Hoping for Jump to the Big Leagues, McGowin Returns to His Roots

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Pierson High School graduate Kyle McGowin signs balls and gloves for young baseball players after throwing a bullpen session in the Pierson gymnasium on Saturday. Michael Heller photo
Pierson High School graduate Kyle McGowin signs balls and gloves for young baseball players after throwing a bullpen session in the Pierson gymnasium on Saturday. Michael Heller photo

By Gavin Menu

Kyle McGowin’s journey to professional baseball began, officially, with a letter to Kyle McGowin, from Kyle McGowin. It was written 15 years ago in a sixth-grade classroom at the Pierson Middle/High School, and it was summarized in one final sentence.

“One of my highest dreams,” McGowin wrote to himself, “is to become a professional baseball player and to play for the New York Yankees.”

McGowin, whose career began at Pierson and blossomed at Savannah State University in Georgia, has rocketed through the ranks of the Minor Leagues after being drafted by the Los Angeles Angels of Anaheim in 2013. He spent most of last season pitching for Triple-A Salt Lake City, and learned in December that he had been traded to the Washington Nationals.

So while his next big breakthrough will not come with his beloved Yankees, McGowin appears ready to hit the big leagues in the not-to-distant future. He will report to spring training with the Nationals in West Palm Beach on February 14 with the goal of making the Major League roster. Otherwise, a spot in the rotation at Triple-A Syracuse will suit McGowin just fine for now.

“Moving up through the ranks you learn that everyone else is just as good as you, if not better,” McGowin said following an event on Saturday at Pierson hosted by Sean Crowley, the school’s “new” head baseball coach, whose previous stint at the helm of the program lasted nearly 20 years. “I’ve had some ups and downs, but it’s been pretty fast how I’ve progressed.”

Kyle McGowin unloads his low-to-mid 90s fastball inside the Pierson gym on Saturday. Michael Heller photo

McGowin, who finished last season with a 9-14 record and 153 strikeouts, spoke to a crowd of about 100 including dozens of young players from Sag Harbor and the surrounding area, who came to see what a big league fastball looks like. McGowin following a photo and video presentation about his career from Sag Harbor Little League through last season in Triple A with a bullpen session in the high school gymnasium. Catching McGowin — and his low-to-mid-90s fastball — was Aaron Schiavoni, a former Pierson catcher now in his junior year at SUNY Maritime.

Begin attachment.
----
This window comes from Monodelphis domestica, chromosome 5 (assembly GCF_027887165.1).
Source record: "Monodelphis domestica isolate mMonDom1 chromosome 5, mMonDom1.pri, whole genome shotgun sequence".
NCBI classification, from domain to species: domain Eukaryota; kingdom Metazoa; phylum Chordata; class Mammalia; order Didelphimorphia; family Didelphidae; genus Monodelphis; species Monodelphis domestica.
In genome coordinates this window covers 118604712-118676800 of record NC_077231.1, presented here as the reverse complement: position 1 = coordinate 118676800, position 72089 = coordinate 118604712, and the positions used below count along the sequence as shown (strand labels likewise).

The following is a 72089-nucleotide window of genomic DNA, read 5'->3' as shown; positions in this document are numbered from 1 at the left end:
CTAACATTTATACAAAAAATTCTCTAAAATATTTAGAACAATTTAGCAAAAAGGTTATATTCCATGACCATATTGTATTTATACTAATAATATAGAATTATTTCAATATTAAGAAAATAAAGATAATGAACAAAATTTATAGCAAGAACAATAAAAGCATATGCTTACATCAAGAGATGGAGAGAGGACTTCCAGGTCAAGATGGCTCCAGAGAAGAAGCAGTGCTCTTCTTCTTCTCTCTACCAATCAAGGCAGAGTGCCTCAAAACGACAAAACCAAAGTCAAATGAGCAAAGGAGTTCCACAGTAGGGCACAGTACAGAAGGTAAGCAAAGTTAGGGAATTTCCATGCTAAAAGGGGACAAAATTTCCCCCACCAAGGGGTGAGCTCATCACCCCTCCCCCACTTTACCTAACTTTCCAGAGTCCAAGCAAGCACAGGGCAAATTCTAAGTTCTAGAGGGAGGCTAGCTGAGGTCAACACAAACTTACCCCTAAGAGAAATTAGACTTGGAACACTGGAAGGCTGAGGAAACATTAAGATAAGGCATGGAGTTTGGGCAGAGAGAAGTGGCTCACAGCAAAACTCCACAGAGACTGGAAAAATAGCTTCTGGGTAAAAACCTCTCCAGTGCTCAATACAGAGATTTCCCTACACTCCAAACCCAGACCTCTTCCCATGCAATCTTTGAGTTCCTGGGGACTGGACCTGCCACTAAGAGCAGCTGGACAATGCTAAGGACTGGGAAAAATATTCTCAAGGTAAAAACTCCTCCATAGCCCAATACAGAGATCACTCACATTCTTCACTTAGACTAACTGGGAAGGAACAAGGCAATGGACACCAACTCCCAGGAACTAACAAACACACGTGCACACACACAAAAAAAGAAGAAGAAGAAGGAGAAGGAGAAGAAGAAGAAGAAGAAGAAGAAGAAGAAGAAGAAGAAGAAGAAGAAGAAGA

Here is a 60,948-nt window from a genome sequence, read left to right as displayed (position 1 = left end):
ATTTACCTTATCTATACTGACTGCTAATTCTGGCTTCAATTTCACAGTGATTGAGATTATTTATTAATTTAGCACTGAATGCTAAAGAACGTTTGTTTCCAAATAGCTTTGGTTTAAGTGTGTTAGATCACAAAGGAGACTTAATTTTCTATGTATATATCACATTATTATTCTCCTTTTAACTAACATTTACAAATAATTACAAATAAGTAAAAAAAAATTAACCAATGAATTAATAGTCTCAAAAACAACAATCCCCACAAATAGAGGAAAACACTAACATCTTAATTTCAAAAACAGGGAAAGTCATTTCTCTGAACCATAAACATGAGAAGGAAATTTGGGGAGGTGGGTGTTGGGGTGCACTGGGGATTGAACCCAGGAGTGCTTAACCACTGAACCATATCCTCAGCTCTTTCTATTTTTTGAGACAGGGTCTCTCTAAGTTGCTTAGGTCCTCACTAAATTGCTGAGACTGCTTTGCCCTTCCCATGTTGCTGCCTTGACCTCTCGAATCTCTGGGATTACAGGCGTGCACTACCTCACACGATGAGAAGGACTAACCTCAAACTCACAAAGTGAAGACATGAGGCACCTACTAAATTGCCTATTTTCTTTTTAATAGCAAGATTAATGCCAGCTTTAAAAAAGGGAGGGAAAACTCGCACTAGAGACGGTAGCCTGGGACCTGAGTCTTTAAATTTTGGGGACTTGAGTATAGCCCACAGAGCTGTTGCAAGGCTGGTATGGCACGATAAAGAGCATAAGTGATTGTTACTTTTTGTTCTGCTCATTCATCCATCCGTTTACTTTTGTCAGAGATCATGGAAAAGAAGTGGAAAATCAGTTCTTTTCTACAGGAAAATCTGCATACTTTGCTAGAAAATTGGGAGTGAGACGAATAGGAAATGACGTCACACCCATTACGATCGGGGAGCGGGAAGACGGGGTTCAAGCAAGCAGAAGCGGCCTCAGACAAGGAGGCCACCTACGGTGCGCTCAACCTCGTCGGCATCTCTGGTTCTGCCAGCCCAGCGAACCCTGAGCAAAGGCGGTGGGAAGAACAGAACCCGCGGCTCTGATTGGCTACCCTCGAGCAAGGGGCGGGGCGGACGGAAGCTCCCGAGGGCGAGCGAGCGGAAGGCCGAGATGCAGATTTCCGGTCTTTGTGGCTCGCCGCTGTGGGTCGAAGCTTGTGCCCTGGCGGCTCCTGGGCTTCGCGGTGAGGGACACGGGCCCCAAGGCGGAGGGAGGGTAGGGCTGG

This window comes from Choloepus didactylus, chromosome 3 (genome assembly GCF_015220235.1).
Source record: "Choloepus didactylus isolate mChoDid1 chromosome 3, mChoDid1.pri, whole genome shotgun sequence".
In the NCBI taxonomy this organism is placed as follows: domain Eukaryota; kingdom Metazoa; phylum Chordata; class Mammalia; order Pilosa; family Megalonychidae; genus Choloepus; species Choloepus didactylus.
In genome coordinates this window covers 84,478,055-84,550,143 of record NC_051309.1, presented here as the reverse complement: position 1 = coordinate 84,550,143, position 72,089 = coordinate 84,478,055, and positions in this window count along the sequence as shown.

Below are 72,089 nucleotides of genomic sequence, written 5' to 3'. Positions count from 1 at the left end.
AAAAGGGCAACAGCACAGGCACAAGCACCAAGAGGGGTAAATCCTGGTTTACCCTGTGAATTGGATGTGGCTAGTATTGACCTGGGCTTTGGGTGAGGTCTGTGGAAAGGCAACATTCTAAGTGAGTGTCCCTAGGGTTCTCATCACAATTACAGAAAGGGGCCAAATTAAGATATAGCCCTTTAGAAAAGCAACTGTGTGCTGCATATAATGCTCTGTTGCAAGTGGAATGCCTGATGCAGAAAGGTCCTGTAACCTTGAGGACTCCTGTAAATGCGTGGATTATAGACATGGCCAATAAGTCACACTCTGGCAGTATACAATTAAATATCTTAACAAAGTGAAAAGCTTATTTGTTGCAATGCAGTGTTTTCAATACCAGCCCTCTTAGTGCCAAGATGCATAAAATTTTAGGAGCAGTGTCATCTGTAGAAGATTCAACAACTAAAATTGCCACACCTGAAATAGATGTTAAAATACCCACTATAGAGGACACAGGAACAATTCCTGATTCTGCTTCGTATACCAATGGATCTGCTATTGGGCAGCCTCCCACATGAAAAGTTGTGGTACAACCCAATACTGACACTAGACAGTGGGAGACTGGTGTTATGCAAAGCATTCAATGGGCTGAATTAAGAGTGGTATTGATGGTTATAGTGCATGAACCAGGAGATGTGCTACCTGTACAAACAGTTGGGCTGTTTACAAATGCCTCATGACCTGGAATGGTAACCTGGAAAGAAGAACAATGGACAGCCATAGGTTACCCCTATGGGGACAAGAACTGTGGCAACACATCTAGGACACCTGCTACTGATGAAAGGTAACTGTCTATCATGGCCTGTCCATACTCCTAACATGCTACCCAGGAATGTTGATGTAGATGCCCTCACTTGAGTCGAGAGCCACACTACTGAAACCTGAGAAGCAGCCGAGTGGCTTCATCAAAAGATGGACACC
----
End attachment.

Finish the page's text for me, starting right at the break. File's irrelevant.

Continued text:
“Someone of that level, to come from Sag Harbor, and with the story he has, it’s a real honor,” said Schiavoni, a second-year captain and the starting catcher at Maritime.

McGowin signed autographs after the bullpen session and spoke candidly about his approach to the coming season and whether he thinks a call to the majors is imminent.

“I’m really just taking it step by step,” he said. “That’s my dream and hope, obviously, and I would like to say I’m ready for it, but I’m sure when it happens, if it does, it will be a shock. Mentally I have been preparing my whole life for this moment.”

Crowley, who coached varsity baseball at Pierson from 1988 through 2009 and had McGowin on his roster for three seasons, was tapped to replace Jon Tortorella, who resigned for family reasons with his first child on the way last year. One reason for Saturday’s event, Crowley said, was to give young players a sense of what it takes to jump from one level to the next, whether it’s from JV to varsity, or, in McGowin’s case, from the minor to the major leagues.

“I’m proud of all the players I’ve had,” Crowley said in his opening remarks on Saturday. “The ones that turn into bankers and personal trainers and athletic directors and lawyers, but we’re really proud of this guy today because he’s continuing to play baseball. He’s 25 years old and he’s ascending to the Major League level.”

McGowin said mental toughness and learning how to approach hitters at every level has been key to his success.

“When I was younger, instead of getting pitching lessons, I would watch YouTube videos of my favorite pitchers,” he said. “I would watch videos of Tim Lincecum pitching and I would study his mechanics.”

Lincecum, a two-time Cy Young Award-winner and three-time World Series Champion, spent some time pitching for Salt Lake last season, which was a dream come true for McGowin, who got to play alongside his childhood idol.

“If you saw my letter, I played year-round,” McGowin said on Saturday. “I wanted to play baseball, that’s what I always wanted to do. I played other sports but baseball always came first. “

 

 

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